When researchers asked nearly 180,000 workers about their sleeping habits a few years ago, they found that those in healthcare rank among the top occupational groups that sleep too little. About 40% of healthcare workers reported sleeping less than seven hours per night.
Nursing, psychiatric, and home health aides exhibited the highest rates of short sleep duration among healthcare professionals. More than 43% of them reported getting less than their recommended share of shuteye, according to research published by the CDC  earlier this year. And those numbers could pose a potential safety risk at work.
“Workers in occupations where alternative shiftwork is common, such as production, healthcare, and some transportation jobs, were more likely to have a higher adjusted prevalence of short sleep duration,” study author Taylor M. Shockey, MPH, said in a press release.
“Short sleep duration has been linked to various negative health outcomes including cardiovascular disease, obesity, and depression, as well as to safety issues  related to drowsy driving and injuries,” Shockey added. “This research suggests that there are occupational differences in sleep duration making occupation an important factor to consider in sleep research and interventions.”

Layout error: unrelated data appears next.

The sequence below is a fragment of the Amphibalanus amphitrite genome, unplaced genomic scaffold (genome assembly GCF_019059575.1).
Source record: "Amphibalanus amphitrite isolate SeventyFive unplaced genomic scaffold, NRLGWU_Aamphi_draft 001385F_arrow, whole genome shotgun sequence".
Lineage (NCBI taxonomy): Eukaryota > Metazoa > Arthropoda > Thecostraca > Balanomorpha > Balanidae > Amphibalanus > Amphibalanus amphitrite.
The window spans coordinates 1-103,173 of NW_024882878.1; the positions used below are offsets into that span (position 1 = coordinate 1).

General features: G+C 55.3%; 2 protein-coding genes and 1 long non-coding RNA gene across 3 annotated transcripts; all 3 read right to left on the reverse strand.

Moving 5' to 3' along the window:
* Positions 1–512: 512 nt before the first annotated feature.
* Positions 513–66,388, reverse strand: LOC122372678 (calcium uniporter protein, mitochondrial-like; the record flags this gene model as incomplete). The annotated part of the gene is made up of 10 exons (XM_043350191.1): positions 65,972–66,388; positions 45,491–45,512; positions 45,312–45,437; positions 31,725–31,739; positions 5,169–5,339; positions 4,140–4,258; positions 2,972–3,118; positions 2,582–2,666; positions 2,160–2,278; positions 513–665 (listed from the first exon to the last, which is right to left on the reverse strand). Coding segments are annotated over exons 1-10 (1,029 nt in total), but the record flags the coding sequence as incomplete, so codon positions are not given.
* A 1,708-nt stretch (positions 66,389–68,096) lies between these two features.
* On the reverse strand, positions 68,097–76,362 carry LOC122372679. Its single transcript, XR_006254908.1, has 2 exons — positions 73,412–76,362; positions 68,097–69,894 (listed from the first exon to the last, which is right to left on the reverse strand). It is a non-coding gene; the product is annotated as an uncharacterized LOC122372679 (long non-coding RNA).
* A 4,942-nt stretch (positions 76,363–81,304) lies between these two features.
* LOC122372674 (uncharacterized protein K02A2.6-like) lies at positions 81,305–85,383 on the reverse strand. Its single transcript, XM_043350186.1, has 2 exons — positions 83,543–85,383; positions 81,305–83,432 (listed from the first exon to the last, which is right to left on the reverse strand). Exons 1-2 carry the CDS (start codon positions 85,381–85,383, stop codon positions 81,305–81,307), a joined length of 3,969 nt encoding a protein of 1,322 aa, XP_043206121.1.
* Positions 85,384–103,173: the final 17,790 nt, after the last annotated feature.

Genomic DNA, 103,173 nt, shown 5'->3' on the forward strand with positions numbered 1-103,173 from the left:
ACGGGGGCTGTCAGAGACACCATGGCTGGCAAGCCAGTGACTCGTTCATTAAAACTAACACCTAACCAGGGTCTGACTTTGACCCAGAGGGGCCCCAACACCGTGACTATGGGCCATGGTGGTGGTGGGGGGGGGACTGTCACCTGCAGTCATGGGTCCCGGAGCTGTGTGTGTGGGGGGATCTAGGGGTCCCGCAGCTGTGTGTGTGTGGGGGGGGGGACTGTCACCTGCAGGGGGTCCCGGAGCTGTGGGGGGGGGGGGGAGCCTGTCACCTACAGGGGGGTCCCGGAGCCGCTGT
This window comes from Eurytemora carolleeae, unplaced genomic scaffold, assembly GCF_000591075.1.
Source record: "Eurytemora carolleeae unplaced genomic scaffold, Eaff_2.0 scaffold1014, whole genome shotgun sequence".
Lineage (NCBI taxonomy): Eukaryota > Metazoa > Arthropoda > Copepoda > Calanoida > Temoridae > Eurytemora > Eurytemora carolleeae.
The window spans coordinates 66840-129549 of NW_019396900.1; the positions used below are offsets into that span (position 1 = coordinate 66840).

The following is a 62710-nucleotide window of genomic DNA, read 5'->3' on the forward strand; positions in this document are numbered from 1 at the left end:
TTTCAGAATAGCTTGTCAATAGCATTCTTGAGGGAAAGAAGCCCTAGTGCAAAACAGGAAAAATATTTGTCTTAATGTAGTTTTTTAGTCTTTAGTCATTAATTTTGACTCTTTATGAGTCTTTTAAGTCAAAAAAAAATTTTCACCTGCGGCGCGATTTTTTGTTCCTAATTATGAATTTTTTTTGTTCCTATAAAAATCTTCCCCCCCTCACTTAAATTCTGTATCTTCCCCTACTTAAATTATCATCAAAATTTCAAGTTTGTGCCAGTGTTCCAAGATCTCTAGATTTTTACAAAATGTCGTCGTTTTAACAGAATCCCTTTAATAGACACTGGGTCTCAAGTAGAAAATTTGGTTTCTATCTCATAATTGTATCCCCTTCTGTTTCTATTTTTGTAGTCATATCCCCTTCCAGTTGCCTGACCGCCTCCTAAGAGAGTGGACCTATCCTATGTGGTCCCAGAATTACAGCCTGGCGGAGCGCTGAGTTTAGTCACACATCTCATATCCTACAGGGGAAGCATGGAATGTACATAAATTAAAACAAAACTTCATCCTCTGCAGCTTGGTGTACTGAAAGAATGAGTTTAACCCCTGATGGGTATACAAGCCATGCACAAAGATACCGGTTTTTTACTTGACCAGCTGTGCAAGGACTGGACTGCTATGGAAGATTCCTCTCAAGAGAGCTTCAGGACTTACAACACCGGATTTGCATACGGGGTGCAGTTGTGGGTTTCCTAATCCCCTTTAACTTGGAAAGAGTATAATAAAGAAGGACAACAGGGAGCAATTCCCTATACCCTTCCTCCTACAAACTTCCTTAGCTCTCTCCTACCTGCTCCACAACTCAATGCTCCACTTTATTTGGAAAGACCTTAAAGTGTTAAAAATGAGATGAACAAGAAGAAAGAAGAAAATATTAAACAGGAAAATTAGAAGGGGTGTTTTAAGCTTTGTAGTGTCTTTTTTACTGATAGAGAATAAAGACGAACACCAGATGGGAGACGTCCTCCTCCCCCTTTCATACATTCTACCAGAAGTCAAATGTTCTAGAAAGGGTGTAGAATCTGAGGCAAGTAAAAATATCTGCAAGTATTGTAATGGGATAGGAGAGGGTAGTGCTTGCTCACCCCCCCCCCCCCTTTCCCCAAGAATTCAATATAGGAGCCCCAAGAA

That’s why the National Safety Council featured fatigue among four key topics to highlight during June, which is National Safety Month , offering safety professionals and the public access to social media graphics  and downloadable tip-sheets  to promote awareness. (That’s also why the topic was featured in the April edition of HCPro’s Medical Environment Update .)
Workers who sleep between seven and 10 hours per night have shown significantly lower estimated annual injury rates than workers who sleep less. The results of one survey published in 2010 showed that workers who slept less than five hours per night suffered more than three times as many injuries as those who slept enough.
Kim Olszewski, DNP, CRNP, COHN-S/CM, FAAOHN, vice president of Mid-State Occupational Health Services in Lewisburg, Pa., said employers are taking notice of the dangers fatigue can pose, Safety+Health magazine reported.
“The key is the proactive piece ,” Olszewski said, “driving it from the top down, talking about fatigue, how it can be managed, how it impacts all aspects—not just work.”